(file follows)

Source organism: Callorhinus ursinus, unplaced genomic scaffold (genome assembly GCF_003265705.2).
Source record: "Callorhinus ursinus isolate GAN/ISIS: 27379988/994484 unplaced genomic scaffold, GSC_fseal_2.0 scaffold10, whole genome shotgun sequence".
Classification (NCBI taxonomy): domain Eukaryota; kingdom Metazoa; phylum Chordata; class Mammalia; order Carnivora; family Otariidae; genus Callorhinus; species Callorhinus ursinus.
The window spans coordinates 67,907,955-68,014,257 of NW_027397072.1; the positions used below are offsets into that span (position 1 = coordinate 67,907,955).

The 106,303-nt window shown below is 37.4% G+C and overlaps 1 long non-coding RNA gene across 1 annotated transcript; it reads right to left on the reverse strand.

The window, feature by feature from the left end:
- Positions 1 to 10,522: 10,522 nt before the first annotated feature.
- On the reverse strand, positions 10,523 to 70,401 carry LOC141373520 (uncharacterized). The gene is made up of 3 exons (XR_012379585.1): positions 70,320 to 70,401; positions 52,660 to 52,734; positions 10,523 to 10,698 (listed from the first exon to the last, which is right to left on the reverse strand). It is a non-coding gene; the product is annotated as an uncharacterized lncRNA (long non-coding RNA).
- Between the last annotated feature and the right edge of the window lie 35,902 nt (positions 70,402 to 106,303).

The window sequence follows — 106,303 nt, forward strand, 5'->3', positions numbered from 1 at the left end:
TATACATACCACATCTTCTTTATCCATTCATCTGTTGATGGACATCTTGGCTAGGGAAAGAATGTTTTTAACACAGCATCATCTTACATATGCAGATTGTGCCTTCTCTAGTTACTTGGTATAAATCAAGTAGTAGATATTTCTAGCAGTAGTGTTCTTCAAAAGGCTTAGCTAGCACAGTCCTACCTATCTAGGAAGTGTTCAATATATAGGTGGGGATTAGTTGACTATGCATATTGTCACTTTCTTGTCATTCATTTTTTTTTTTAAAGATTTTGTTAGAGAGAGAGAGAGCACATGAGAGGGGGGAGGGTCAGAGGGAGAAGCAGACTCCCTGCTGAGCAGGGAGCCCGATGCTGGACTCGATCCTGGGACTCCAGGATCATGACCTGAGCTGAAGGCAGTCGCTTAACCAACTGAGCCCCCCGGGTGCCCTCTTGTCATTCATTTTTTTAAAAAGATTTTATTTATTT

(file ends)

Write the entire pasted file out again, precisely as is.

Source organism: Callorhinus ursinus, unplaced genomic scaffold (genome assembly GCF_003265705.2).
Source record: "Callorhinus ursinus isolate GAN/ISIS: 27379988/994484 unplaced genomic scaffold, GSC_fseal_2.0 scaffold10, whole genome shotgun sequence".
Classification (NCBI taxonomy): domain Eukaryota; kingdom Metazoa; phylum Chordata; class Mammalia; order Carnivora; family Otariidae; genus Callorhinus; species Callorhinus ursinus.
The window spans coordinates 67,907,955-68,014,257 of NW_027397072.1; the positions used below are offsets into that span (position 1 = coordinate 67,907,955).

The 106,303-nt window shown below is 37.4% G+C and overlaps 1 long non-coding RNA gene across 1 annotated transcript; it reads right to left on the reverse strand.

The window, feature by feature from the left end:
- Positions 1 to 10,522: 10,522 nt before the first annotated feature.
- On the reverse strand, positions 10,523 to 70,401 carry LOC141373520 (uncharacterized). The gene is made up of 3 exons (XR_012379585.1): positions 70,320 to 70,401; positions 52,660 to 52,734; positions 10,523 to 10,698 (listed from the first exon to the last, which is right to left on the reverse strand). It is a non-coding gene; the product is annotated as an uncharacterized lncRNA (long non-coding RNA).
- Between the last annotated feature and the right edge of the window lie 35,902 nt (positions 70,402 to 106,303).

The window sequence follows — 106,303 nt, forward strand, 5'->3', positions numbered from 1 at the left end:
TATACATACCACATCTTCTTTATCCATTCATCTGTTGATGGACATCTTGGCTAGGGAAAGAATGTTTTTAACACAGCATCATCTTACATATGCAGATTGTGCCTTCTCTAGTTACTTGGTATAAATCAAGTAGTAGATATTTCTAGCAGTAGTGTTCTTCAAAAGGCTTAGCTAGCACAGTCCTACCTATCTAGGAAGTGTTCAATATATAGGTGGGGATTAGTTGACTATGCATATTGTCACTTTCTTGTCATTCATTTTTTTTTTTAAAGATTTTGTTAGAGAGAGAGAGAGCACATGAGAGGGGGGAGGGTCAGAGGGAGAAGCAGACTCCCTGCTGAGCAGGGAGCCCGATGCTGGACTCGATCCTGGGACTCCAGGATCATGACCTGAGCTGAAGGCAGTCGCTTAACCAACTGAGCCCCCCGGGTGCCCTCTTGTCATTCATTTTTTTAAAAAGATTTTATTTATTT